July 15, 2008

School Performs Play About Abuse

By Kristin Babcock, The Olathe News, Kan.

Jul. 15--Every time Sam Parkinson and his acting team from Olathe Northwest High School perform "Outrage," a student audience member has questions about dating abuse. Some students want help for a friend who has been hurt. Others want help for themselves.

"In the beginning when we perform at junior high schools, they're talkative, noisy, like junior high students," Parkinson said. "At the end they are quiet and completely focused and realize it is a serious issue."

It's serious enough that last week the National Association of Attorneys General (NAAG) launched a campaign encouraging education of children as young as 11 about abusive dating. A reported one in three teenagers knows someone who has been punched, kicked, slapped, choked or physically hurt by a partner, according to a recent survey by Teenage Research Unlimited and Liz Claiborne, Inc. The NAAG initiative is meant to inform and educate students about the signs of verbal, emotional, physical, sexual and financial abuse.

Outrage was written by a coordinator at SAFEHOME, a support organization for domestic violence survivors. It has been performed in the last year at junior high and high schools by acting troupes in the Olathe and Shawnee Mission school districts and SAFEHOME volunteers. It sets a scene where dating violence could happen and what it looks like for a person to need to ask for help.

"The portrayal is in a simple, raw form that everyone can relate to," Parkinson said.

Parkinson, a Northwest junior, said at each performance the goal is to prevent abuse from happening to anyone else.

"The best way to prevent abuse is to break the cycle and start where it begins," Parkinson said. "Some (who abuse) were children and have abusive parents and the easiest way to prevent it is to target children and teach them what not to do. How to work out a problem without physical violence."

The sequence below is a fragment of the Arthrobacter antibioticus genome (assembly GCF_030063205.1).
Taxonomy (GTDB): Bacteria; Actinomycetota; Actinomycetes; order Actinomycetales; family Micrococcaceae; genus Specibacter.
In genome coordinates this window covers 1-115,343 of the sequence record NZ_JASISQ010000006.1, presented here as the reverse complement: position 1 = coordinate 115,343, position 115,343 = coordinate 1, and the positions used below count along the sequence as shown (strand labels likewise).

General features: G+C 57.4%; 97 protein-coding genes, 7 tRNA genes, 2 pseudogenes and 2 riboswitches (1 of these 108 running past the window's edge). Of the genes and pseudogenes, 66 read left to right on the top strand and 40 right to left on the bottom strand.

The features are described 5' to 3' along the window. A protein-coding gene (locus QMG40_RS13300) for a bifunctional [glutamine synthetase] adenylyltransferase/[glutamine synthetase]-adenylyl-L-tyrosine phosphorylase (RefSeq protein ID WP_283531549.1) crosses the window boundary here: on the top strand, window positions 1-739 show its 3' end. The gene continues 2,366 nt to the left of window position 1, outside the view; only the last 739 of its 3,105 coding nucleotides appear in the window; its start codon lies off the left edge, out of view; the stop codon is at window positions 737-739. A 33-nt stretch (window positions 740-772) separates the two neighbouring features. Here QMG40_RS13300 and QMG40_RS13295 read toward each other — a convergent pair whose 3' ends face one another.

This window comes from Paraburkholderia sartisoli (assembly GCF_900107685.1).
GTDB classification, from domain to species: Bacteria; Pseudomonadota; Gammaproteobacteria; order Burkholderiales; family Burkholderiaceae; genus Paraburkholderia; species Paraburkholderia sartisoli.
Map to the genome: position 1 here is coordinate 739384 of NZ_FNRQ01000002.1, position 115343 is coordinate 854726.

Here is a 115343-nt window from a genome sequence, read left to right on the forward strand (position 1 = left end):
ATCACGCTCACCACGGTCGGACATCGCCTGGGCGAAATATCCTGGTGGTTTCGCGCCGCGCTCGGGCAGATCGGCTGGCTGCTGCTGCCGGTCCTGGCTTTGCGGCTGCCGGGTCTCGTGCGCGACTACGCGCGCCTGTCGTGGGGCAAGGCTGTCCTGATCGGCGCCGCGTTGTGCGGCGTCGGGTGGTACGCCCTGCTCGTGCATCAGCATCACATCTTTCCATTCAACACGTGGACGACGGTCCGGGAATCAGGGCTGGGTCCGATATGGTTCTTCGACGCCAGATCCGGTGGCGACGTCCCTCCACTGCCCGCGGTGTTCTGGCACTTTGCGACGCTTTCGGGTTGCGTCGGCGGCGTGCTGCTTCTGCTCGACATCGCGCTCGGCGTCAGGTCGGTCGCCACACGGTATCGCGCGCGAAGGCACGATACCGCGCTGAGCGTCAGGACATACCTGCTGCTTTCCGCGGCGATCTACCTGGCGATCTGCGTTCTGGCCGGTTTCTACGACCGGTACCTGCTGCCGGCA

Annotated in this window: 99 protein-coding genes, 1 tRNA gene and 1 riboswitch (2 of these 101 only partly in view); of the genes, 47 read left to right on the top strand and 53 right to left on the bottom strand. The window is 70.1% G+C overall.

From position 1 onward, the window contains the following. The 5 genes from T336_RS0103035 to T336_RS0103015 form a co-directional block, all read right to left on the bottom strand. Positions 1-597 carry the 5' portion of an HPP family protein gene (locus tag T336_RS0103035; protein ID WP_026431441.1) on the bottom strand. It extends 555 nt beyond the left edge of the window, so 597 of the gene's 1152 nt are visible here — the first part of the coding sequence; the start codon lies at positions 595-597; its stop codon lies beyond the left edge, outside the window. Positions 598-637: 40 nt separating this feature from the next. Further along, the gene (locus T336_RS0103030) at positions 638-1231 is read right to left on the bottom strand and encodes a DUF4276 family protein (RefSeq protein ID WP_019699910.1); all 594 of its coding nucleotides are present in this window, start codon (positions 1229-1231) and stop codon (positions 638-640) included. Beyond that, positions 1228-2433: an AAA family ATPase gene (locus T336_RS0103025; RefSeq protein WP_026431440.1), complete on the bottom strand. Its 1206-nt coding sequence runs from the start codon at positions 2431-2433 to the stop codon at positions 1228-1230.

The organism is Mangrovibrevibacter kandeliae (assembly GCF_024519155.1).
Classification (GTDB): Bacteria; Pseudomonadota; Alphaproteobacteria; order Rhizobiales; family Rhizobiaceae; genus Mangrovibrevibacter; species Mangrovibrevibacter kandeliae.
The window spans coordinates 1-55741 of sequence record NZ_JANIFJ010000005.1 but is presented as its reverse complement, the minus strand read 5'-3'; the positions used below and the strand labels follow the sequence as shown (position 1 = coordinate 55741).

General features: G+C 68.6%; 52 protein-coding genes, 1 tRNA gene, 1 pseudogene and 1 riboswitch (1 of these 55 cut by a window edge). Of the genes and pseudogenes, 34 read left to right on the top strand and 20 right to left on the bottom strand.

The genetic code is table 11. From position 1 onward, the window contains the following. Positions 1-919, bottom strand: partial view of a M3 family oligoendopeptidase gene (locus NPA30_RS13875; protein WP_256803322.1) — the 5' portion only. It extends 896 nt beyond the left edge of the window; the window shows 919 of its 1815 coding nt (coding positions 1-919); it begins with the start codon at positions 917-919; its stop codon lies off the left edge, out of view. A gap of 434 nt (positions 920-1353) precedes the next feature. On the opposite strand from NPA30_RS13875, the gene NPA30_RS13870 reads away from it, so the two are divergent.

SAFEHOME is working to get into other schools to educate about dating violence, said Amber Bourek, SAFEHOME spokesperson. SAFEHOME currently offers fifty-minute lessons to junior high students. Lessons have been provided at Frontier Trail and Prairie Trail junior high schools.

Students learn about boundaries, respect and healthy relationships. Even in the play setting, Bourek said she was surprised at how involved students were in gaining information on dating abuse.

"It's hard to believe seventh graders have already established patterns as far as relationships go," Bourek said. "But, they are receptive to that information. I was surprised to see how many of them were willing to ask questions. They were very open to it."

Issues of teen dating and abuse are addressed in physical education classes and in the Safe and Drug Free Schools programs, said Cindy Galemore, director of health services for Olathe schools. Health curriculum in Olathe schools was updated a year ago. The tenth-grade curriculum includes lessons on recognizing components of healthy relationships. Peer pressure, mental and emotional health, goal setting and decision making are covered in the seventh-grade curriculum, Galemore said.

"An important health concept is that there are many dimensions to our health, including our physical health, mental health and social health," Galemore said. "We want students to learn how to evaluate health and how they all impact every other area."

Having seen the impact of the Outrage program, and having volunteered for SAFEHOME, Parkinson said he hopes Olathe schools do more to educate about any type of abuse.

"Kids aren't stupid. They know there are problems and at this age they can learn solutions," Parkinson said. "They can learn there is a solution and that we can stop dating violence."


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